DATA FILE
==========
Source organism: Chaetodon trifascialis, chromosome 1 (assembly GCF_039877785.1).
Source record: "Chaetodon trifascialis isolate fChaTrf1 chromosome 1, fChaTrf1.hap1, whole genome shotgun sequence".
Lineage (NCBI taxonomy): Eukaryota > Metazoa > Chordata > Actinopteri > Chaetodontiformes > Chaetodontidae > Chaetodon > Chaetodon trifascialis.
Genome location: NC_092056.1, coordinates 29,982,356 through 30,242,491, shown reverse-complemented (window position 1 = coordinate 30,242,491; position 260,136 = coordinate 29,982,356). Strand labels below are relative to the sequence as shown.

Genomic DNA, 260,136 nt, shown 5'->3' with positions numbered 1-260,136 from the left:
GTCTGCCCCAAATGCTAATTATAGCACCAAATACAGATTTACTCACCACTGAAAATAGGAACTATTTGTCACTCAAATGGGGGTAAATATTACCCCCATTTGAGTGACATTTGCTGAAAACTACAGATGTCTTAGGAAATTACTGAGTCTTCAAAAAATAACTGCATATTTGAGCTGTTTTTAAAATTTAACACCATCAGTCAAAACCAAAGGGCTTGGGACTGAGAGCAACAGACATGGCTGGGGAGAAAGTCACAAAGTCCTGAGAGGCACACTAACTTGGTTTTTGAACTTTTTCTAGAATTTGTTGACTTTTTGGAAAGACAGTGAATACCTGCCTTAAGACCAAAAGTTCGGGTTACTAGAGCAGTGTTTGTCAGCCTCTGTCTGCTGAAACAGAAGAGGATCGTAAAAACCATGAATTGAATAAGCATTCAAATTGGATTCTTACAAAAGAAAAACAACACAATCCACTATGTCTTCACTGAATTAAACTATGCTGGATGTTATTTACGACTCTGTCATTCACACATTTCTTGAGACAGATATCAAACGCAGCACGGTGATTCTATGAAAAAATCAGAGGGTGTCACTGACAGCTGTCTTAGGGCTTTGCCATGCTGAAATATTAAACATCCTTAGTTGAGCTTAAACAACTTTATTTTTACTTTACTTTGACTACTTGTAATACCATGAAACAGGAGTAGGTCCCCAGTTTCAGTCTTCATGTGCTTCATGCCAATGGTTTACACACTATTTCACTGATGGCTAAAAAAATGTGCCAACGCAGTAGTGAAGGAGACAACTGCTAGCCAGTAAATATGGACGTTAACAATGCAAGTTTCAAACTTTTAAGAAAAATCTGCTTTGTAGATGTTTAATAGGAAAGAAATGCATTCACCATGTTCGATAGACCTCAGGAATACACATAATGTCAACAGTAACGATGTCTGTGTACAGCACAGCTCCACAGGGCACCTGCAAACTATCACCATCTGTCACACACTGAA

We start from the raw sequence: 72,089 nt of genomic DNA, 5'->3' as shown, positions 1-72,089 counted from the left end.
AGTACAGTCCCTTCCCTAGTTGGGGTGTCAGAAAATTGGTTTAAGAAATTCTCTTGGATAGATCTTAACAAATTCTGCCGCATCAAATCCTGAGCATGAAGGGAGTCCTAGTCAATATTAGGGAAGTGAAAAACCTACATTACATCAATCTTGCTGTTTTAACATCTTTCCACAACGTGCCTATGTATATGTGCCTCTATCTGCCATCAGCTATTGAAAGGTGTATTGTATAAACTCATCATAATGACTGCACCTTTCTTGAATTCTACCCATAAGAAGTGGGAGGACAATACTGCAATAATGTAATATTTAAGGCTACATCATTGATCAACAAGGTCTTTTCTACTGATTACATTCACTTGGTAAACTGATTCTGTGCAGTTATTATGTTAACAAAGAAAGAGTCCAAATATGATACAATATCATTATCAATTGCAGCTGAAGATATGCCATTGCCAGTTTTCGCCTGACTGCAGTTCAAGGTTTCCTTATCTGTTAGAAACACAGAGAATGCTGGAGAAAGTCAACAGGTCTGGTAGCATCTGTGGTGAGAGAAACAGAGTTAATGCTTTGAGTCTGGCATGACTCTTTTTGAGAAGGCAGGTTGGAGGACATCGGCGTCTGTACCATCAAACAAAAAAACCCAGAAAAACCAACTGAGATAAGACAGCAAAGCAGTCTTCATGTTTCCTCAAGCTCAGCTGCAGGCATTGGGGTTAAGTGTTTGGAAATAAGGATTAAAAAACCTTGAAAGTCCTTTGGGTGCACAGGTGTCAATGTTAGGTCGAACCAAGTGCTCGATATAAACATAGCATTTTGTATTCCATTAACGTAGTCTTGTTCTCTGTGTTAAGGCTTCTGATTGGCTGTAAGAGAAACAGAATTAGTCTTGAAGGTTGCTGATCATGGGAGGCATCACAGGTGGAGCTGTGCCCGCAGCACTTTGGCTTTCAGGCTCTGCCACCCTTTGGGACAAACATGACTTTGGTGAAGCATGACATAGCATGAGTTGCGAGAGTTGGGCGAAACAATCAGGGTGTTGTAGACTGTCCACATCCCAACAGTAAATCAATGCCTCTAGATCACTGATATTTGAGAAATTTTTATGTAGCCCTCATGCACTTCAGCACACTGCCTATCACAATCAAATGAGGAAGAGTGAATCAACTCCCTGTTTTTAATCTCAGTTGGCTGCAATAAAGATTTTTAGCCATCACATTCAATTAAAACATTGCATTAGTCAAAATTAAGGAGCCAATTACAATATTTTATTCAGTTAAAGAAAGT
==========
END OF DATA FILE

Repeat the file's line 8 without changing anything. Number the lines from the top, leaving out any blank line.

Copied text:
AGTACAGTCCCTTCCCTAGTTGGGGTGTCAGAAAATTGGTTTAAGAAATTCTCTTGGATAGATCTTAACAAATTCTGCCGCATCAAATCCTGAGCATGAAGGGAGTCCTAGTCAATATTAGGGAAGTGAAAAACCTACATTACATCAATCTTGCTGTTTTAACATCTTTCCACAACGTGCCTATGTATATGTGCCTCTATCTGCCATCAGCTATTGAAAGGTGTATTGTATAAACTCATCATAATGACTGCACCTTTCTTGAATTCTACCCATAAGAAGTGGGAGGACAATACTGCAATAATGTAATATTTAAGGCTACATCATTGATCAACAAGGTCTTTTCTACTGATTACATTCACTTGGTAAACTGATTCTGTGCAGTTATTATGTTAACAAAGAAAGAGTCCAAATATGATACAATATCATTATCAATTGCAGCTGAAGATATGCCATTGCCAGTTTTCGCCTGACTGCAGTTCAAGGTTTCCTTATCTGTTAGAAACACAGAGAATGCTGGAGAAAGTCAACAGGTCTGGTAGCATCTGTGGTGAGAGAAACAGAGTTAATGCTTTGAGTCTGGCATGACTCTTTTTGAGAAGGCAGGTTGGAGGACATCGGCGTCTGTACCATCAAACAAAAAAACCCAGAAAAACCAACTGAGATAAGACAGCAAAGCAGTCTTCATGTTTCCTCAAGCTCAGCTGCAGGCATTGGGGTTAAGTGTTTGGAAATAAGGATTAAAAAACCTTGAAAGTCCTTTGGGTGCACAGGTGTCAATGTTAGGTCGAACCAAGTGCTCGATATAAACATAGCATTTTGTATTCCATTAACGTAGTCTTGTTCTCTGTGTTAAGGCTTCTGATTGGCTGTAAGAGAAACAGAATTAGTCTTGAAGGTTGCTGATCATGGGAGGCATCACAGGTGGAGCTGTGCCCGCAGCACTTTGGCTTTCAGGCTCTGCCACCCTTTGGGACAAACATGACTTTGGTGAAGCATGACATAGCATGAGTTGCGAGAGTTGGGCGAAACAATCAGGGTGTTGTAGACTGTCCACATCCCAACAGTAAATCAATGCCTCTAGATCACTGATATTTGAGAAATTTTTATGTAGCCCTCATGCACTTCAGCACACTGCCTATCACAATCAAATGAGGAAGAGTGAATCAACTCCCTGTTTTTAATCTCAGTTGGCTGCAATAAAGATTTTTAGCCATCACATTCAATTAAAACATTGCATTAGTCAAAATTAAGGAGCCAATTACAATATTTTATTCAGTTAAAGAAAGT